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5 June 2002 - Lecture 1 1 TU Dresden - Ws on Proof Theory and Computation Formal Methods for Security Protocols Catuscia Palamidessi Penn State University, USA

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5 June 2002 - Lecture 1 TU Dresden - Ws on Proof Theory and Computation 2 Plan of the lectures A brief overview of Security Protocols A very brief overview of Cryptographic Methods A brief overview of Concurrency Theory Specification and Verification of SP The CSP/FDR approach Examples Modeling secrecy Modeling authentication The Needham-Schroeder PK protocol Modeling anonymity The spi calculus approach Examples Model checking unbounded systems

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5 June 2002 - Lecture 1 TU Dresden - Ws on Proof Theory and Computation 3 Security Protocols Aka Cryptographic Protocols Goals: Security services across a distributed system Establishing session keys between partners Authentication of agents and nodes Ensuring secrecy Ensuring integrity Ensuring anonymity...

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5 June 2002 - Lecture 1 TU Dresden - Ws on Proof Theory and Computation 4 Security Protocols How they work: Exchange of messages between nodes May involve a trusted third party Use of various cryptographic mechanisms Symmetric / asymmetric encryption Hash functions Digital signatures... Hostile environment Agents deliberately trying to undermine the protocol. In literature such hostile agents are also referred to as intruders, spies, enemies, attackers, evesdroppers, penetrators.

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5 June 2002 - Lecture 1 TU Dresden - Ws on Proof Theory and Computation 5 Security Protocols Example: The Needham-Schroeder Secret-Key (NSSK) protocol One of the earliest protocols Basis of the Kerberos authentication and authorization system It uses purely symmetric encryption algorithms Purpose: Enable two parties (Alice and Bob) to establish a secure channel of communication with the help of a trusted server (Jeeves) We assume that Alice and Bob share private, long-term keys with Jeeves so each of them is able to communicate securely with Jeeves Questions Why do we want a direct secure channel between Alice and Bob? Jeeves would become a bottleneck and a possible point of failure Communication along a very secure, long-term key is expensive Alice and Bob may not want to reveal their secrets to Jeeves Why don't we provide upfront a private long-term key for every pair of agents which may wish to communicate? N 2 keys required many keys may not be needed the number of agents may change dynamically long-term keys are more vulnerable or more expensive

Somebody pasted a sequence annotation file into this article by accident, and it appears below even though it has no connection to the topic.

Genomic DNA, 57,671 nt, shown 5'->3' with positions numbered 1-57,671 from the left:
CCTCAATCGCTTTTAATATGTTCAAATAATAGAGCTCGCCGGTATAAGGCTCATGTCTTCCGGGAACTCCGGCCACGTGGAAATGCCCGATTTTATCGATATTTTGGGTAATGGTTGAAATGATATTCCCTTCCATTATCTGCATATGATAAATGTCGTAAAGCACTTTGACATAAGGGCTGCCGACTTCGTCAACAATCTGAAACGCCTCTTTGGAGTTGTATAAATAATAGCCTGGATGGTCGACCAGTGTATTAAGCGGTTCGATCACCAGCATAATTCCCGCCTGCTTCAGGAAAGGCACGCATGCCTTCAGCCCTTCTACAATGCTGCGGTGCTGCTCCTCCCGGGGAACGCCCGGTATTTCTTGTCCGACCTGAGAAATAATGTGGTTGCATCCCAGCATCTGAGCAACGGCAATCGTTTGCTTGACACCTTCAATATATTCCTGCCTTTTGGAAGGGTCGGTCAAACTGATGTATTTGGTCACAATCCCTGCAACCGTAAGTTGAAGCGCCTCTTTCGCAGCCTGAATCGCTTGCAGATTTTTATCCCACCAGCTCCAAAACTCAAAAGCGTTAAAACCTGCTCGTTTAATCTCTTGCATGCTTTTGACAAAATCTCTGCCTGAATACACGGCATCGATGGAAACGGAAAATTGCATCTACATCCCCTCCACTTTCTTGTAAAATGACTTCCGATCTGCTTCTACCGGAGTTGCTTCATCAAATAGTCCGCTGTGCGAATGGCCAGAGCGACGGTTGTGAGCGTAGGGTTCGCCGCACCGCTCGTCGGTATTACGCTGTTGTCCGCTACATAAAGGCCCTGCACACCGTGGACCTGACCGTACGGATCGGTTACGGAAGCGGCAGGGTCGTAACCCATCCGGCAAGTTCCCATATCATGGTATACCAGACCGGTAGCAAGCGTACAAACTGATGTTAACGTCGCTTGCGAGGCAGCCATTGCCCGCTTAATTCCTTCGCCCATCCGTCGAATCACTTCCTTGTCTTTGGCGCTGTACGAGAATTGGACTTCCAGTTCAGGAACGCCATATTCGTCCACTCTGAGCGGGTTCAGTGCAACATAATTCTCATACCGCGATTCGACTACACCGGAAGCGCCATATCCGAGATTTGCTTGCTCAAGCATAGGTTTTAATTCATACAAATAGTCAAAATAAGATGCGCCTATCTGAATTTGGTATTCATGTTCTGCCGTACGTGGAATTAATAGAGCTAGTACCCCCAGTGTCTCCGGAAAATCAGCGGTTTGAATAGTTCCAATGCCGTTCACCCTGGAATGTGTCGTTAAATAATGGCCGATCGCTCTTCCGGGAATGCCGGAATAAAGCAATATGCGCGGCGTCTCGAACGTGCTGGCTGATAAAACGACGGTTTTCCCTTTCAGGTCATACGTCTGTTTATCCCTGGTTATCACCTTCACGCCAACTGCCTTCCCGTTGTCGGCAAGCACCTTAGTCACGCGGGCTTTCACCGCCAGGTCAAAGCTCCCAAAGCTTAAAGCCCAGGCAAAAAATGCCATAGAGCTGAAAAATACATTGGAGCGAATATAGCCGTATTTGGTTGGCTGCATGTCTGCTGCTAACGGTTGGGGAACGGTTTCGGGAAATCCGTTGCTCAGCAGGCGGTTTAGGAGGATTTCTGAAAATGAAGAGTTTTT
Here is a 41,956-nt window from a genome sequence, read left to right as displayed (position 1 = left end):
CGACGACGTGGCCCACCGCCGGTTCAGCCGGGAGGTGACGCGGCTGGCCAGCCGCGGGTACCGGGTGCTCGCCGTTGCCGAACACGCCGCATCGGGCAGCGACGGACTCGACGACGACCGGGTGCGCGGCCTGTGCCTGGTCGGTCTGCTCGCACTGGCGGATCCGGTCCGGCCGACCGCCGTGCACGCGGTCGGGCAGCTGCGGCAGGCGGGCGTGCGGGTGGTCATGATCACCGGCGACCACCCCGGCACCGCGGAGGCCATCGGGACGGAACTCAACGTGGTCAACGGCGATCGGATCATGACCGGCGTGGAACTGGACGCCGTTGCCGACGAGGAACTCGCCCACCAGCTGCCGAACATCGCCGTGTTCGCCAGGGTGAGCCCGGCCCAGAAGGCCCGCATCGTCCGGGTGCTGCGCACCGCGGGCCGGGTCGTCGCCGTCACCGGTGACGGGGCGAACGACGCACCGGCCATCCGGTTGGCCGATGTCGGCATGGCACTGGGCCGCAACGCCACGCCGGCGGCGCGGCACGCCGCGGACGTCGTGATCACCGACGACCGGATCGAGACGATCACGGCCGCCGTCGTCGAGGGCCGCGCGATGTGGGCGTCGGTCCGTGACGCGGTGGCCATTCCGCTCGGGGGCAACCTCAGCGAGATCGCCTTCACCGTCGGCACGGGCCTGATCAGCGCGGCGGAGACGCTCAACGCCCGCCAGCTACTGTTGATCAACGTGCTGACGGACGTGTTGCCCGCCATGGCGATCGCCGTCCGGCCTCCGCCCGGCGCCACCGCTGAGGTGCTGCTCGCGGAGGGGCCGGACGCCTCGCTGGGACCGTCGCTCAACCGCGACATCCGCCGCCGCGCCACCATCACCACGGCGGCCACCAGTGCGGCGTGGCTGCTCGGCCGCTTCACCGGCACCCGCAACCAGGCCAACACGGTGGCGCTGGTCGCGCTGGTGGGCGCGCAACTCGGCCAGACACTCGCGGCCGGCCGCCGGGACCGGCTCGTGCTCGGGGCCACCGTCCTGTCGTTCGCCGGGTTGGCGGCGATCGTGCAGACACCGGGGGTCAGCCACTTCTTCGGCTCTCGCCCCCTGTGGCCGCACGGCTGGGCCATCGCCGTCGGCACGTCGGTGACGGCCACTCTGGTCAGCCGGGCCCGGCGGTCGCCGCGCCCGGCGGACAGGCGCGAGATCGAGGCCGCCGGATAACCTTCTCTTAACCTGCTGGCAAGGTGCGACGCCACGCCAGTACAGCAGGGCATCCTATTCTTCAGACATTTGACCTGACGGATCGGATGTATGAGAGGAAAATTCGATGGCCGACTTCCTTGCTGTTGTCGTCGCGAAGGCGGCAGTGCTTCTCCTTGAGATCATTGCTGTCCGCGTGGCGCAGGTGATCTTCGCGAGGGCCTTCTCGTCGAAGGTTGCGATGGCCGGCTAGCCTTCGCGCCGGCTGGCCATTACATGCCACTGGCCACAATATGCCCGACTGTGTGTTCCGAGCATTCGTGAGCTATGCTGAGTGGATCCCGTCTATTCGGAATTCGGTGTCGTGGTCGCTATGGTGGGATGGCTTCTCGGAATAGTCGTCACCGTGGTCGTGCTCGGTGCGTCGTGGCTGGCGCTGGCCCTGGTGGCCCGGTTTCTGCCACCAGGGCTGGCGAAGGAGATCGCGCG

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5 June 2002 - Lecture 1 TU Dresden - Ws on Proof Theory and Computation 6 Security Protocols Notation Message n x -> y : data in the n-th step agent x dispatches a message data to agent y n x a nonce generated by agent x. A nonce is a fresh, unique, unpredictable number {data} k the value data encrypted with key k m.n text m followed by (concatenated with) text n

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5 June 2002 - Lecture 1 TU Dresden - Ws on Proof Theory and Computation 7 Security Protocols Example: The NSSK protocol Alice (A) and Bob (B) establish a secure channel with the help of Jeeves (J) Message 1 A -> J : A.B.n A Message 2 J -> A :{n A.B.k AB.{k AB.A} ServerKey(B) } ServerKey(A) Message 3 A -> B : {k AB.A} ServerKey(B) Message 4 B -> A : {n B } k AB Message 5 A -> B : {n B - 1} k AB At the end A and B share a new key k AB generated by J

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5 June 2002 - Lecture 1 TU Dresden - Ws on Proof Theory and Computation 8 Security Properties To say that it a protocol is "secure" or "correct" does not mean anything. It is always necessary to specify exactly the properties that a security protocol is supposed to satisfy and the precise assumptions on the possible threats. Secrecy Secrecy properties can have various degrees of strength. E.g. (Strongest) Intruders cannot deduce anything about the activities of Bob and Alice (Weaker, but usually sufficient in practice) An intruder can see that Alice is sending a message to Bob, and maybe even have an idea of how long it is, but cannot decrypt the message. Weaker properties are usually easier to implement and to analyze Question does the NSSK protocol satisfy the strongest property? No, only the weaker one.

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5 June 2002 - Lecture 1 TU Dresden - Ws on Proof Theory and Computation 9 Security Properties Authentication of origin If Bob receives a message that claims to be originated by Alice, then Alice should have sent it. There may be various additional requirements: The message was intended The message was sent within a certain time Each message is received only once... Entity authentication Bob and Alice are sure of each other identities Integrity (Strongest) Intruders should not be able to corrupt messages (Weaker, but usually sufficient in practice) Corruption of messages can be always detected by the legitimate partners